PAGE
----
Time has rendered some plot turns a tad predictable (a late-film act of sacrificial bravery is heavily telegraphed), and fun though it is to see submariners watching Jaws and creating their own soundtrack when the projector’s sound dies, I was left wondering if this small but unnecessary drain on the vessel’s slowly dwindling power supply would have been condoned by any sensible commander. It matters little. Gray Lady Down is still a solidly-made and smarter-than-average (at least for its day) disaster-themed action-adventure caper, and while it may at times play like a salute to the work of the submarine rescue team and American military grit, the swiftness and efficiency with which decisions are made has an air of authenticity that is rare for such films. The sinking is well staged – the sight of people trapped in rapidly rising waters stirred up all my old fears – and the subsequent drama is paced well enough to never be dull but also not in the sort of breathless hurry that you just know a modern remake would feel obliged to be. While it never comes close to matching the claustrophobic terror of that towering giant of the submarine movie, Das Boot, it still has its moments, particularly surrounding that slowly weakening pressure door, and a building sense of urgency is emphasised by Jerry Fielding’s excellent score. The model work is surprisingly good, given that it has to be matched with genuine military hardware, and for the most part the actors playing the crews of both the submarine and the rescue ship behave like coordinated and professional teams. That said, my favourite performance moment comes when Bennett asks his partner Liz (Melendy Britt) to tell Blanchard’s wife Vicky (Rosemary Forsyth) that her husband’s submarine has gone down, and the message is delivered and processed primarily through the looks that are exchanged between the two women. Now that’s screen acting.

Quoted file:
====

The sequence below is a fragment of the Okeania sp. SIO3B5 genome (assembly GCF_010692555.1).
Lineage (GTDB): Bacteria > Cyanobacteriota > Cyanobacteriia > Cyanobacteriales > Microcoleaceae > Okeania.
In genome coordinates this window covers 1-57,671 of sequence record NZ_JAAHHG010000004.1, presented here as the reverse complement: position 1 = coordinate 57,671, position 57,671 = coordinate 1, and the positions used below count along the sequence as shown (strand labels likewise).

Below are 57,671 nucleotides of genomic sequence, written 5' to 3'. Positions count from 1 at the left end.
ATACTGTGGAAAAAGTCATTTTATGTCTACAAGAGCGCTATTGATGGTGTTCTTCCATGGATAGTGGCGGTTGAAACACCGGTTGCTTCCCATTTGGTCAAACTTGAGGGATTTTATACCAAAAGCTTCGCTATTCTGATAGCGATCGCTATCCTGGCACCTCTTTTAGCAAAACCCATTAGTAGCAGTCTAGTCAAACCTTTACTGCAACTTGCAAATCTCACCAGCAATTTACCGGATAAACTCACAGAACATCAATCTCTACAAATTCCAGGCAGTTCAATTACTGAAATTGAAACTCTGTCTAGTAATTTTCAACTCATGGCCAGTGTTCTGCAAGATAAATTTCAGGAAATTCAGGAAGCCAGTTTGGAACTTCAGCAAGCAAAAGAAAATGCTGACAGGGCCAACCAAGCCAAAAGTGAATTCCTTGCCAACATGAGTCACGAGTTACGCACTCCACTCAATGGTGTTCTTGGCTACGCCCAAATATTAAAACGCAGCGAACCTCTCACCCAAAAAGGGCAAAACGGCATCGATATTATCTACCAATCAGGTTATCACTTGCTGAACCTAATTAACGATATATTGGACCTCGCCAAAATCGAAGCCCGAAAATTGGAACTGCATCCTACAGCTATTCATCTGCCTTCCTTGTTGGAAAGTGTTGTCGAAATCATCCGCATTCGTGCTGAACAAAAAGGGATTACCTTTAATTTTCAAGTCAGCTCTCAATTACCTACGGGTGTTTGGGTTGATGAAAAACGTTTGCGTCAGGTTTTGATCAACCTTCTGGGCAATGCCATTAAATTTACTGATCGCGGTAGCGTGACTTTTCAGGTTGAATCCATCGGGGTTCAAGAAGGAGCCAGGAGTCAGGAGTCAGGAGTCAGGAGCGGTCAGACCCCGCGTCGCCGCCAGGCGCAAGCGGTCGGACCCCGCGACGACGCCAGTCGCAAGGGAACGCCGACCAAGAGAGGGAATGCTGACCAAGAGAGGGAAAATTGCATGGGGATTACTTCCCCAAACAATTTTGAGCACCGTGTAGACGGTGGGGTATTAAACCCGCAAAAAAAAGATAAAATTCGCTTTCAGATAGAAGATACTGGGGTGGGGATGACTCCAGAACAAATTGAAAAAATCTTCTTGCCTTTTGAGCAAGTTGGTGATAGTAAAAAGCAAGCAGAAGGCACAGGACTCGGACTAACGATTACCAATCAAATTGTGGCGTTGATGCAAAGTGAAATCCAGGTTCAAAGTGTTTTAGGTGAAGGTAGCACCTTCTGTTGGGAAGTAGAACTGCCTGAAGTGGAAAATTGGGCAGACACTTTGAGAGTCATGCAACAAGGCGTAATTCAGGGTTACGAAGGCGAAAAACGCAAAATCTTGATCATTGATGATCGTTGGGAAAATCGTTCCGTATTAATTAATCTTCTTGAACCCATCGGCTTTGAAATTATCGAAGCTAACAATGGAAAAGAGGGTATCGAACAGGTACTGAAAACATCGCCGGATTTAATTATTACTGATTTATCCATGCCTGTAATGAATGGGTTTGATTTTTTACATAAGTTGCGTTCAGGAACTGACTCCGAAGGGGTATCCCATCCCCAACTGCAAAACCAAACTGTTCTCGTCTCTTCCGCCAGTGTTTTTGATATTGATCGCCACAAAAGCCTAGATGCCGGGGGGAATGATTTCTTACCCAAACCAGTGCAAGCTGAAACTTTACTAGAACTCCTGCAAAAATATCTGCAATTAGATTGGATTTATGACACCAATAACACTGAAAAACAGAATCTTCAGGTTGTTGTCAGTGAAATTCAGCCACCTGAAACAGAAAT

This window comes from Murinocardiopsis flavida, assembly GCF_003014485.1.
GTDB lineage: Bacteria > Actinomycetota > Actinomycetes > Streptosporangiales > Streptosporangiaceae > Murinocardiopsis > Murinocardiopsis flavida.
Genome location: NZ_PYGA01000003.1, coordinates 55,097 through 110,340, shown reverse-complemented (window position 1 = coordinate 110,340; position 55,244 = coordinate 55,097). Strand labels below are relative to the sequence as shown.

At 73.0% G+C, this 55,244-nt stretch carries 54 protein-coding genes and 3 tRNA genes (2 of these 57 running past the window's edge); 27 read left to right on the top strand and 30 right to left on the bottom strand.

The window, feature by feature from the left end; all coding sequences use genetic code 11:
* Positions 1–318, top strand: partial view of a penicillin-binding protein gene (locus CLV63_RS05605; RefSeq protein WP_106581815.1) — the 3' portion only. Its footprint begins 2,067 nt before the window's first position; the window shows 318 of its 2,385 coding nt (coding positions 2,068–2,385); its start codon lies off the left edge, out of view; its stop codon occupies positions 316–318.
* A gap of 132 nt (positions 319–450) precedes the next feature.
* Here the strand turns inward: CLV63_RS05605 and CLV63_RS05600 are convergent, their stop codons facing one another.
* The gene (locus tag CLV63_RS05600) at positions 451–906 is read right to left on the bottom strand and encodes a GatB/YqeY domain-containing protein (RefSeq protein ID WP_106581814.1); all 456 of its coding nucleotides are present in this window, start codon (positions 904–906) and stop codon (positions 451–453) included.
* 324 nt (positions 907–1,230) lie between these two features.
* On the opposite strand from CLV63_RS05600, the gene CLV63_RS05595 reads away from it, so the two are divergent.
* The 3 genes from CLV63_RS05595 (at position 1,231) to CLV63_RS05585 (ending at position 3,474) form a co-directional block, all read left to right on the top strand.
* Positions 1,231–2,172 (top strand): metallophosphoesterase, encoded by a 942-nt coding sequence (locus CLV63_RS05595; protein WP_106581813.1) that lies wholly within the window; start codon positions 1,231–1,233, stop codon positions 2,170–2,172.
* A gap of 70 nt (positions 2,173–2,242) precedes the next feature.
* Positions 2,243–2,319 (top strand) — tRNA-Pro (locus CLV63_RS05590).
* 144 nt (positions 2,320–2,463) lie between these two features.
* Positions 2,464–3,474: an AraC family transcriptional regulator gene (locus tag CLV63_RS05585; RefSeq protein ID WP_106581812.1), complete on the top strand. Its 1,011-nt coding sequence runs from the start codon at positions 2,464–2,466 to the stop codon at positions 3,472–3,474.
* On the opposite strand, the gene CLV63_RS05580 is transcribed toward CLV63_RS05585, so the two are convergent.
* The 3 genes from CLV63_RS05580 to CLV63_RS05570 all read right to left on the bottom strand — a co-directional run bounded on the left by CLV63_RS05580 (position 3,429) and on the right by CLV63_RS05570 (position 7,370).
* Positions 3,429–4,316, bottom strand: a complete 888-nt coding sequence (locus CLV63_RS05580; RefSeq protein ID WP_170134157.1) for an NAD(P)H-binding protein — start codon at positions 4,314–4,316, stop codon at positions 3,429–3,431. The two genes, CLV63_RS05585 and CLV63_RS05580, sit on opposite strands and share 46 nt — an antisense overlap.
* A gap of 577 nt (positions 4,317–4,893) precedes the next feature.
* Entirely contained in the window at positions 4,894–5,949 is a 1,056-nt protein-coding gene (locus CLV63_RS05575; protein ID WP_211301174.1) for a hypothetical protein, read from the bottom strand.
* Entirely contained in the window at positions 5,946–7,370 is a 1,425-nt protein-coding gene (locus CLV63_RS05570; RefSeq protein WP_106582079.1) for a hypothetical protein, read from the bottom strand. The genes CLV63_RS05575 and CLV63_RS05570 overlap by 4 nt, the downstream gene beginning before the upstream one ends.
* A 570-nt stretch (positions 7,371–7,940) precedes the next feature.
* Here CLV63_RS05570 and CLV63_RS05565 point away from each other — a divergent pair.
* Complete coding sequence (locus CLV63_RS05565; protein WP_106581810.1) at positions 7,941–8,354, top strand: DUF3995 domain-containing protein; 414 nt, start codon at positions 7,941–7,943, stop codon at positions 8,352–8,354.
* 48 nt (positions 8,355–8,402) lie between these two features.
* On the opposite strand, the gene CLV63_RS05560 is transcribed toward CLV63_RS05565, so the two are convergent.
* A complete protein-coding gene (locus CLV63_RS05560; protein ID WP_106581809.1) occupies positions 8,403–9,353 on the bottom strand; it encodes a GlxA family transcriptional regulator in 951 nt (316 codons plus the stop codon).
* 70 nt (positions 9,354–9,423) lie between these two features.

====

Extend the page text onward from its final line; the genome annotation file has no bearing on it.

sound and vision